- Chris Low, College Football
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By now, with all due respect to Steve Spurrier, we know that Alabama probably couldn’t beat any NFL teams.
Actually, I don’t think the Head Ball Coach ever really believed that the Crimson Tide would have a prayer against an NFL team, but it sounded like a neat thing to say at the time.
The truth is that Alabama was, is and continues to be a team with warts.
The coaching staff knew as much before the 29-24 loss to Texas A&M this past Saturday. For that matter, Nick Saban and crew knew it before the Crimson Tide had ever played a game this season.
You don’t lose three of four starters in the secondary and six players off your defense who were NFL draft selections, including three in the top 35 picks, and not experience some sort of a drop-off.
Even at Alabama with its powerful recruiting machine, there are going to be holes that are difficult to plug.
Those holes have been most glaring the past two weeks in a secondary that has been exposed and on the edge up front, where the Crimson Tide simply don’t have the explosive finishers to disrupt the opposing quarterback the way they have in the past.
To be clear, Alabama is still plenty talented on defense, and there are some talented young guys coming.
But Dont’a Hightower, Courtney Upshaw, Josh Chapman, Dre Kirkpatrick and Mark Barron aren’t out there in crimson running around anymore.
This is not the same defense that spearheaded Alabama’s national championship procession last season.
That facade took a body blow two weeks ago against LSU, which racked up the most yardage against Alabama (435) since Saban’s first season in Tuscaloosa in 2007.
The knockout punch came last Saturday when Johnny Manziel and the Aggies jumped out to a 20-0 lead before anybody could blink and rolled up 418 yards and 23 first downs in their upset win over the Crimson Tide.
Just like that, Alabama went from a team marching toward history to a team that’s now not even a lock to play in a BCS bowl game.
ESPN’s Brad Edwards had Alabama in the Outback Bowl in his latest bowl projections, while ESPN’s Mark Schlabach had the Tide in the AT&T Cotton Bowl.
Something says the Tide won’t just roll over and play dead now that they’ve lost a game, but it is a stark reminder of how razor-thin the margin for error is in this league and how quickly things can change.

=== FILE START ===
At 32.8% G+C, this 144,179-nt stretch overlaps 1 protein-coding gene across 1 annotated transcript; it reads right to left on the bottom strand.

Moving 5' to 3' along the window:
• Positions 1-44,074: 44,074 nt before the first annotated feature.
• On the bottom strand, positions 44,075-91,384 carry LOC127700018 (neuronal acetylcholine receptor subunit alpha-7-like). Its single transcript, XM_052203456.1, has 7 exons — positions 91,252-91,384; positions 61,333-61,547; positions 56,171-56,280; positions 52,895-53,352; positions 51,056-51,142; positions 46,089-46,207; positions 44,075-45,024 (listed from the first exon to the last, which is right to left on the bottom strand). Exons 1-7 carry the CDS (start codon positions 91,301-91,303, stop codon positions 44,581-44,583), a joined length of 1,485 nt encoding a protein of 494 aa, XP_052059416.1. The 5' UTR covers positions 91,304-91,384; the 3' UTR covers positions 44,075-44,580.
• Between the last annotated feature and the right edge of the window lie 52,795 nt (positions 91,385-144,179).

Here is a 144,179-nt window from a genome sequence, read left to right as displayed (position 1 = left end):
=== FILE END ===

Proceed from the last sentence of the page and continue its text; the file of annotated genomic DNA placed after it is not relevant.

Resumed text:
And let’s face it. Alabama’s secondary really hadn’t been challenged until these past two weeks.
The thought going into the Tennessee game back on Oct. 20 was that QB Tyler Bray and the Vols’ receivers could give the Tide something to think about. But Alabama got to Bray early, and he looked rattled the rest of the game.
The same thing happened to Mississippi State quarterback Tyler Russell, who never got on track.
Nobody envisioned LSU’s Zach Mettenberger finding his groove against Alabama, but that’s exactly what happened. Mettenberger got hot, and Alabama didn’t cover well, didn’t tackle well and didn’t play with the kind of discipline it typically does on defense.
And then last week, it all unraveled. Manziel had 345 yards of total offense, and the Aggies didn’t turn the ball over.
That’s two games in a row that Alabama hasn’t forced any turnovers after forcing 23 in its first eight games.
The bigger problem, though, is that teams are starting to pick on Alabama’s secondary. Texas A&M receiver Ryan Swope had a field day with 11 catches for 111 yards and a touchdown. Three Texas A&M receivers had catches of 24 yards or longer.
The bottom line: If you can keep your quarterback upright, you can have some success throwing the football against the Crimson Tide.
A month ago, not many people would have believed that.
Privately, the Alabama coaches always had their concerns.
Now, the secret is out … and Alabama may be out of the national championship race.
By now, with all due respect to Steve Spurrier, we know that Alabama probably couldn’t beat any NFL teams.Actually, I don’t think the Head Ball Coach ever really believed that the Crimson Tide would have a prayer against an NFL team, but it sounded like a neat thing to say at the time.